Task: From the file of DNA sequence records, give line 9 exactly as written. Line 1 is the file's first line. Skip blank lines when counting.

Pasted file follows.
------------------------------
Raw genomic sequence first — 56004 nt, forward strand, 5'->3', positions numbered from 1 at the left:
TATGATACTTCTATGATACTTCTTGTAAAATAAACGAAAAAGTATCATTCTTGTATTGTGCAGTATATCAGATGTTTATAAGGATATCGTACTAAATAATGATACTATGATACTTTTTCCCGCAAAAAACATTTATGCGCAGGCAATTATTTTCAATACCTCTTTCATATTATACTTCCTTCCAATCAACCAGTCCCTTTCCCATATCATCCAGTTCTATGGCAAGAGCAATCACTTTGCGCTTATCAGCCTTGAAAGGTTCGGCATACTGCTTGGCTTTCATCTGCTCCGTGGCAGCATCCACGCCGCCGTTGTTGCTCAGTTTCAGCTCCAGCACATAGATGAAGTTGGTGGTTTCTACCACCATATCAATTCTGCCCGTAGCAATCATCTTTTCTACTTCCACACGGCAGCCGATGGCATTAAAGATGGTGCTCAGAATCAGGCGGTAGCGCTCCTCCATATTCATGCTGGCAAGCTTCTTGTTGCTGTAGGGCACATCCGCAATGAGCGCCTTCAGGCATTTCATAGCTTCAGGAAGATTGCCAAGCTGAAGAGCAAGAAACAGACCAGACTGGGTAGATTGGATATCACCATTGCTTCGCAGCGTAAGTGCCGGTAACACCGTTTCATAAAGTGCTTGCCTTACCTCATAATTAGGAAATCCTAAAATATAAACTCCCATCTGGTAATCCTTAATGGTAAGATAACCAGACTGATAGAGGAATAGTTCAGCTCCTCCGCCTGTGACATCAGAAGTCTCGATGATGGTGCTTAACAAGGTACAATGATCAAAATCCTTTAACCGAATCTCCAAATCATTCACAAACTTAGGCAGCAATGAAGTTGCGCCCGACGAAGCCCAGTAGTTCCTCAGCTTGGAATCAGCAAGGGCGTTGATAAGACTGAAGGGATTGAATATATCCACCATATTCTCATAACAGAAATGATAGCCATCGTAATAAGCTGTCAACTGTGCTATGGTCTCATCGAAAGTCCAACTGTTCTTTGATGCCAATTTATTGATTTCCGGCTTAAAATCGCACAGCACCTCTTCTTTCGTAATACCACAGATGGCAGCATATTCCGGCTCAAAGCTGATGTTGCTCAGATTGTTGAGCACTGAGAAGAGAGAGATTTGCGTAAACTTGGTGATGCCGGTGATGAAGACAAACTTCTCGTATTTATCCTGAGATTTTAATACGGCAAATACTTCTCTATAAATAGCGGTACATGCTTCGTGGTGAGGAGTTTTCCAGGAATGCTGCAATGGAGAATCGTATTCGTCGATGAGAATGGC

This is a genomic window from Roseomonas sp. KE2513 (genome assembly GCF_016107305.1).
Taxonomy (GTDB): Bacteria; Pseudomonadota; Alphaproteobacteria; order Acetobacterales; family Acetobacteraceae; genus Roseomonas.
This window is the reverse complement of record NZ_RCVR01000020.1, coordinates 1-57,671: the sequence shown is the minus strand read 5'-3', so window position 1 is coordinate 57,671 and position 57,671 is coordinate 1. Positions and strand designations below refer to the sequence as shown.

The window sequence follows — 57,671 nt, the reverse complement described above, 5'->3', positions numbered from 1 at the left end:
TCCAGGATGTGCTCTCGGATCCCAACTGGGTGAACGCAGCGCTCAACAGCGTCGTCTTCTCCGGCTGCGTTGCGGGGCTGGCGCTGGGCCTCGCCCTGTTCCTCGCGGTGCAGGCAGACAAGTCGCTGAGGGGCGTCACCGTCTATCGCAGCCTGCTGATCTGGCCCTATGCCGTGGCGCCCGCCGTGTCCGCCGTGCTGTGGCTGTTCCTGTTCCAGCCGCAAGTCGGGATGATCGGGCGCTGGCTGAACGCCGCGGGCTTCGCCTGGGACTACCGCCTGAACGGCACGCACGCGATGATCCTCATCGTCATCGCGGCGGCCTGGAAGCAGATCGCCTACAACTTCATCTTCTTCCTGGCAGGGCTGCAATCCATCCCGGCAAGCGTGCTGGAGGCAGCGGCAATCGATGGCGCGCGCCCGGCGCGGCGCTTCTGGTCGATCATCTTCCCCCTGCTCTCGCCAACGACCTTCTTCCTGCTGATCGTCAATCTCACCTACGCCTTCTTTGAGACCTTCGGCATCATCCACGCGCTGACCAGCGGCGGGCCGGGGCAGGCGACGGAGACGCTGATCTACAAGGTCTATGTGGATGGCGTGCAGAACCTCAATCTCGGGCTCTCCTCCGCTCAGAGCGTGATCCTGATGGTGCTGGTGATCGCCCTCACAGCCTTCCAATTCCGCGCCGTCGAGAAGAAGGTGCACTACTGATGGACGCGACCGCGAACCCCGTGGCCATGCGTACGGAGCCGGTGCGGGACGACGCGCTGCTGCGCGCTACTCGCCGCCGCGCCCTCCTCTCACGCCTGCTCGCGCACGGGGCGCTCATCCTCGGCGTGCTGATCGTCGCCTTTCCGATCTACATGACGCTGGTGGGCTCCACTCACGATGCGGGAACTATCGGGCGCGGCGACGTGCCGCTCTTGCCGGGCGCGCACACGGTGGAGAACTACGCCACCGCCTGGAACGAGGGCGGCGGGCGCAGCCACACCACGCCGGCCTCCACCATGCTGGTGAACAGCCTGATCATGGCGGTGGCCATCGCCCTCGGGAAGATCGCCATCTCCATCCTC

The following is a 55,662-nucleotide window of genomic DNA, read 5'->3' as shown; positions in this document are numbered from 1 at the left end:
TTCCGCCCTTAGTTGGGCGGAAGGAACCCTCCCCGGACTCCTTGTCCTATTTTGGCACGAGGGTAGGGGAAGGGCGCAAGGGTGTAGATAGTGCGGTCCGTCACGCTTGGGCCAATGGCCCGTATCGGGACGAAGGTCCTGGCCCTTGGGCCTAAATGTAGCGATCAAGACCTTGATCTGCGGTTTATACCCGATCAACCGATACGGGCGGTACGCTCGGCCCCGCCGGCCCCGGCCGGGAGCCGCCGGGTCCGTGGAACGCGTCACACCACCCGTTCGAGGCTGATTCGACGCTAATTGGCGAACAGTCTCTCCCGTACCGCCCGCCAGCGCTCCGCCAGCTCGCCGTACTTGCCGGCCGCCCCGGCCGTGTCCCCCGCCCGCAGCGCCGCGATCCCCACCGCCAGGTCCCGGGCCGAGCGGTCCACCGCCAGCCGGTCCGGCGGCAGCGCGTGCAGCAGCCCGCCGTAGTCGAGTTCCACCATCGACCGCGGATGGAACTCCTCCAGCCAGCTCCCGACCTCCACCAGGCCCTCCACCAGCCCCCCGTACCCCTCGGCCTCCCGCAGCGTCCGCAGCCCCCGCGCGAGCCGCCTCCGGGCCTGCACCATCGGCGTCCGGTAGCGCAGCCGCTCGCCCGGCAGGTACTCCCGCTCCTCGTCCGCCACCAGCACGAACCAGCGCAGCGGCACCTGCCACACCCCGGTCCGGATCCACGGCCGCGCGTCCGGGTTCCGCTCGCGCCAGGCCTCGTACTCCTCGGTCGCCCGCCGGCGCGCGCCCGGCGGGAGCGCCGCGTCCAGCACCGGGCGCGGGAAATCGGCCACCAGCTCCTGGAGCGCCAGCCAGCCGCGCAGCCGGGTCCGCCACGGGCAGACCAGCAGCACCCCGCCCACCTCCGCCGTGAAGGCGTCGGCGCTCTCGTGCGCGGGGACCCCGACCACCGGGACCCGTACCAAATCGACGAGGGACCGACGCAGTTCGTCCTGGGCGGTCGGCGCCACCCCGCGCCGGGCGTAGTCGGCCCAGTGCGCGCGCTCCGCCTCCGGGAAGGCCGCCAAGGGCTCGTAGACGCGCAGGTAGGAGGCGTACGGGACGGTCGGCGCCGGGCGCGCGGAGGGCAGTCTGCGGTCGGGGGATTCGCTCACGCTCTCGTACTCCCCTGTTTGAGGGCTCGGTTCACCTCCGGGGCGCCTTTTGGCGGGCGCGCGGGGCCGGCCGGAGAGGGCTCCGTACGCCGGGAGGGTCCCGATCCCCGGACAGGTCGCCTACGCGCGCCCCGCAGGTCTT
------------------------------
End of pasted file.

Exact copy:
TTCCGCCCTTAGTTGGGCGGAAGGAACCCTCCCCGGACTCCTTGTCCTATTTTGGCACGAGGGTAGGGGAAGGGCGCAAGGGTGTAGATAGTGCGGTCCGTCACGCTTGGGCCAATGGCCCGTATCGGGACGAAGGTCCTGGCCCTTGGGCCTAAATGTAGCGATCAAGACCTTGATCTGCGGTTTATACCCGATCAACCGATACGGGCGGTACGCTCGGCCCCGCCGGCCCCGGCCGGGAGCCGCCGGGTCCGTGGAACGCGTCACACCACCCGTTCGAGGCTGATTCGACGCTAATTGGCGAACAGTCTCTCCCGTACCGCCCGCCAGCGCTCCGCCAGCTCGCCGTACTTGCCGGCCGCCCCGGCCGTGTCCCCCGCCCGCAGCGCCGCGATCCCCACCGCCAGGTCCCGGGCCGAGCGGTCCACCGCCAGCCGGTCCGGCGGCAGCGCGTGCAGCAGCCCGCCGTAGTCGAGTTCCACCATCGACCGCGGATGGAACTCCTCCAGCCAGCTCCCGACCTCCACCAGGCCCTCCACCAGCCCCCCGTACCCCTCGGCCTCCCGCAGCGTCCGCAGCCCCCGCGCGAGCCGCCTCCGGGCCTGCACCATCGGCGTCCGGTAGCGCAGCCGCTCGCCCGGCAGGTACTCCCGCTCCTCGTCCGCCACCAGCACGAACCAGCGCAGCGGCACCTGCCACACCCCGGTCCGGATCCACGGCCGCGCGTCCGGGTTCCGCTCGCGCCAGGCCTCGTACTCCTCGGTCGCCCGCCGGCGCGCGCCCGGCGGGAGCGCCGCGTCCAGCACCGGGCGCGGGAAATCGGCCACCAGCTCCTGGAGCGCCAGCCAGCCGCGCAGCCGGGTCCGCCACGGGCAGACCAGCAGCACCCCGCCCACCTCCGCCGTGAAGGCGTCGGCGCTCTCGTGCGCGGGGACCCCGACCACCGGGACCCGTACCAAATCGACGAGGGACCGACGCAGTTCGTCCTGGGCGGTCGGCGCCACCCCGCGCCGGGCGTAGTCGGCCCAGTGCGCGCGCTCCGCCTCCGGGAAGGCCGCCAAGGGCTCGTAGACGCGCAGGTAGGAGGCGTACGGGACGGTCGGCGCCGGGCGCGCGGAGGGCAGTCTGCGGTCGGGGGATTCGCTCACGCTCTCGTACTCCCCTGTTTGAGGGCTCGGTTCACCTCCGGGGCGCCTTTTGGCGGGCGCGCGGGGCCGGCCGGAGAGGGCTCCGTACGCCGGGAGGGTCCCGATCCCCGGACAGGTCGCCTACGCGCGCCCCGCAGGTCTT